Thomas B. Mills
Thomas Brooks Mills (1857–1930).png
35th Speaker of the Wisconsin State Assembly
In office
January 12, 1887 – January 5, 1891
Preceded byHiram Orlando Fairchild
Succeeded byJames J. Hogan
Member of the Wisconsin Senate
from the 11th district
In office
January 7, 1895 – January 2, 1899
Preceded byJohn T. Kingston
Succeeded byEdgar G. Mills
Member of the Wisconsin State Assembly
from the Jackson district
In office
January 5, 1885 – January 5, 1891
Preceded byRalza W. Button
Succeeded byJames J. McGillivray
Personal details
Born(1857-10-12)October 12, 1857
Manchester, Jackson County, Wisconsin, U.S.
DiedMarch 19, 1930(1930-03-19) (aged 72)
Clearwater, Florida, U.S.
Resting placeRiverside Cemetery, Black River Falls, Wisconsin
Political partyRepublican
OccupationBusinessman, politician

Thomas Brooks Mills (October 12, 1857 – March 19, 1930) was an American politician and businessman. He was the 35th Speaker of the Wisconsin State Assembly, and also served in the Wisconsin State Senate in the 1890s.

Biography

Born in the town of Manchester, Jackson County, Wisconsin, Mills went to the McMynn Academy in Racine, Wisconsin.[1] In 1890, Mills moved to West Superior, Wisconsin and was in the real estate and lumber business.[2]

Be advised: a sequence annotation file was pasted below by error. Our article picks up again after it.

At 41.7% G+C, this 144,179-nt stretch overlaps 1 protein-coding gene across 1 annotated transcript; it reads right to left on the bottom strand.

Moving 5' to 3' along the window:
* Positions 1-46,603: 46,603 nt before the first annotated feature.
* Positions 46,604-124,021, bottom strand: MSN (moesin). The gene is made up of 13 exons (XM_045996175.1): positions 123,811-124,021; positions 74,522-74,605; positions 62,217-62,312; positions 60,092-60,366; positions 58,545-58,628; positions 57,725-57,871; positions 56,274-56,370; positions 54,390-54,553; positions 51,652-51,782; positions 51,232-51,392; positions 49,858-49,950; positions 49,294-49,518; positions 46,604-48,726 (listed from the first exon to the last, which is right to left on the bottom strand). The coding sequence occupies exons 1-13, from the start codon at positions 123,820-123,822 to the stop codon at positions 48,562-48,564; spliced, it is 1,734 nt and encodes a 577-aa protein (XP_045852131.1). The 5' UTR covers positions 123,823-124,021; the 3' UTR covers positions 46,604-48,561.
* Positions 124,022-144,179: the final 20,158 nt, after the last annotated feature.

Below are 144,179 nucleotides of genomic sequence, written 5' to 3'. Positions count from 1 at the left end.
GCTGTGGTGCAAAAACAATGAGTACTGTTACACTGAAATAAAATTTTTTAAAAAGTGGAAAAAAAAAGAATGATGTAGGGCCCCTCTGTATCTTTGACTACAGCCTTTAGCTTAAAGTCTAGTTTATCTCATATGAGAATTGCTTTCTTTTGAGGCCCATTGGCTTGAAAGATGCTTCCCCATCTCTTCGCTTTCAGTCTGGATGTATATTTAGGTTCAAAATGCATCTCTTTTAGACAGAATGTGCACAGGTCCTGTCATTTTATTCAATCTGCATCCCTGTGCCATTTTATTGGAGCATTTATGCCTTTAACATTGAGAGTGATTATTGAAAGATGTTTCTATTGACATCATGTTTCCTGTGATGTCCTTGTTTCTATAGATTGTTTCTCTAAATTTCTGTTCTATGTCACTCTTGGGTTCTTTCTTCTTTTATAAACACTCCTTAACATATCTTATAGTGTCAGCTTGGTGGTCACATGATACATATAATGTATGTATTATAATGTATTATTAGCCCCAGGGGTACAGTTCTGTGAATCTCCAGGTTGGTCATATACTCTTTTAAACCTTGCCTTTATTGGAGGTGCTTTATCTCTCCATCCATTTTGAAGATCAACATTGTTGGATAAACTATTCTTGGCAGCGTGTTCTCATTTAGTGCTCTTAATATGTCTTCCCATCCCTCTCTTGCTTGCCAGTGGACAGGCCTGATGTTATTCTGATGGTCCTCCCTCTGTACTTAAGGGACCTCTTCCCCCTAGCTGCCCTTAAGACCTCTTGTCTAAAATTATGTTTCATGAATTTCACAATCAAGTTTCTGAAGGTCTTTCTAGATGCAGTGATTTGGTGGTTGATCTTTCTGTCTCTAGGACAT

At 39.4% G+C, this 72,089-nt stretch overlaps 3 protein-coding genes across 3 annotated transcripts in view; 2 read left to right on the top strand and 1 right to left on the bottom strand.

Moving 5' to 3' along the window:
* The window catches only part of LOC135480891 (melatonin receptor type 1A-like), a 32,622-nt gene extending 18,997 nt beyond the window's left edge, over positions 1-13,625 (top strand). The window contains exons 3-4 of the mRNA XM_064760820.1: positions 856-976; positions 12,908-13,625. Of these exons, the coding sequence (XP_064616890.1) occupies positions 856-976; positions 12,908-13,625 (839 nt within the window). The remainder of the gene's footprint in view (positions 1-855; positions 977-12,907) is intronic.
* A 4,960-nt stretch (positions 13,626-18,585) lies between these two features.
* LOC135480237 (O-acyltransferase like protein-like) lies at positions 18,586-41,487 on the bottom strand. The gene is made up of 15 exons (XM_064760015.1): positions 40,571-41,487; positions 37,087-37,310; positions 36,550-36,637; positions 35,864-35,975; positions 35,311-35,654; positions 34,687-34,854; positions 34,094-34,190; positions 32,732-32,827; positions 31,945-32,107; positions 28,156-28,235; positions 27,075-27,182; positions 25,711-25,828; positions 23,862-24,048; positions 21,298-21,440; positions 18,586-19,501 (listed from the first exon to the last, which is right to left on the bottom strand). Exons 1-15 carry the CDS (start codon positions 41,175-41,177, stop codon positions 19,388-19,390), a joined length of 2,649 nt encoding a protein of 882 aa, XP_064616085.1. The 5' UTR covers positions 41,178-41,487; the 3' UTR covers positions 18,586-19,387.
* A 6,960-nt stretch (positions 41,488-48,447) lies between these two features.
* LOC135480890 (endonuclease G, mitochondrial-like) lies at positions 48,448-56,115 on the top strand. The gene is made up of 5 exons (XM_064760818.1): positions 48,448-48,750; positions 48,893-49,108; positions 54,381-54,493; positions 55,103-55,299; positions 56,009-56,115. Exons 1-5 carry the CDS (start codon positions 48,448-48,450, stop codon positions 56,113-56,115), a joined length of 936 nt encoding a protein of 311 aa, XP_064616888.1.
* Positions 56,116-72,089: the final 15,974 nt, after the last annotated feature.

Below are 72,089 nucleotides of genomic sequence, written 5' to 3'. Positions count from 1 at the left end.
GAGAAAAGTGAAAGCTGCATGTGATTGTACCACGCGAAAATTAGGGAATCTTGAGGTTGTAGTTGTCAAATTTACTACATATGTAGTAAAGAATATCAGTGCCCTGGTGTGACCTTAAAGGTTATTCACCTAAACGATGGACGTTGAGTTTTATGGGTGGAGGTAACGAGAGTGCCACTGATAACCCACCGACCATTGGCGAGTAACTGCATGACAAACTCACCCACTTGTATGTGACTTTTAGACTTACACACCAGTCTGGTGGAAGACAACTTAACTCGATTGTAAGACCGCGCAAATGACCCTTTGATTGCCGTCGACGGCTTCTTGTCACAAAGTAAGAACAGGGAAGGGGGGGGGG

He served in the Wisconsin State Assembly from 1885 to 1891 and was a Republican. He also served as speaker of the Wisconsin Assembly in 1887 and 1889.[3] From 1895 to 1899, Mills served in the Wisconsin State Senate.[2] While in the Wisconsin Legislature, Mills was able to help locate the Superior Normal School (now University of Wisconsin–Superior) in Superior, Wisconsin.

He served as grand exalted ruler of the Benevolent and Protective Order of Elks.[4][5]

Mills died suddenly in Clearwater, Florida on March 19, 1930.[1]

Notes

  1. ^ a b "Death of Thomas Brooks Mills". The Sheboygan Press. March 21, 1930. p. 1. Retrieved September 16, 2018 – via Newspapers.com. open access
  2. ^ a b The Blue Book of the State of Wisconsin. Secretary of State of Wisconsin. 1897. p. 662. Retrieved December 30, 2021 – via Google Books.
  3. ^ The Blue Book of the State of Wisconsin. Secretary of State of Wisconsin. 1889. p. 509. Retrieved December 30, 2021 – via Internet Archive.
  4. ^ "Nationally Known Elk, Well Known Here, Dies". The Daily Tribune. March 20, 1930. p. 1. Retrieved September 17, 2018 – via Newspapers.com. open access
  5. ^ "Racine Ready to Entertain Badger Elk Convention". The Post-Crescent. August 13, 1930. p. 21. Retrieved September 17, 2018 – via Newspapers.com. open access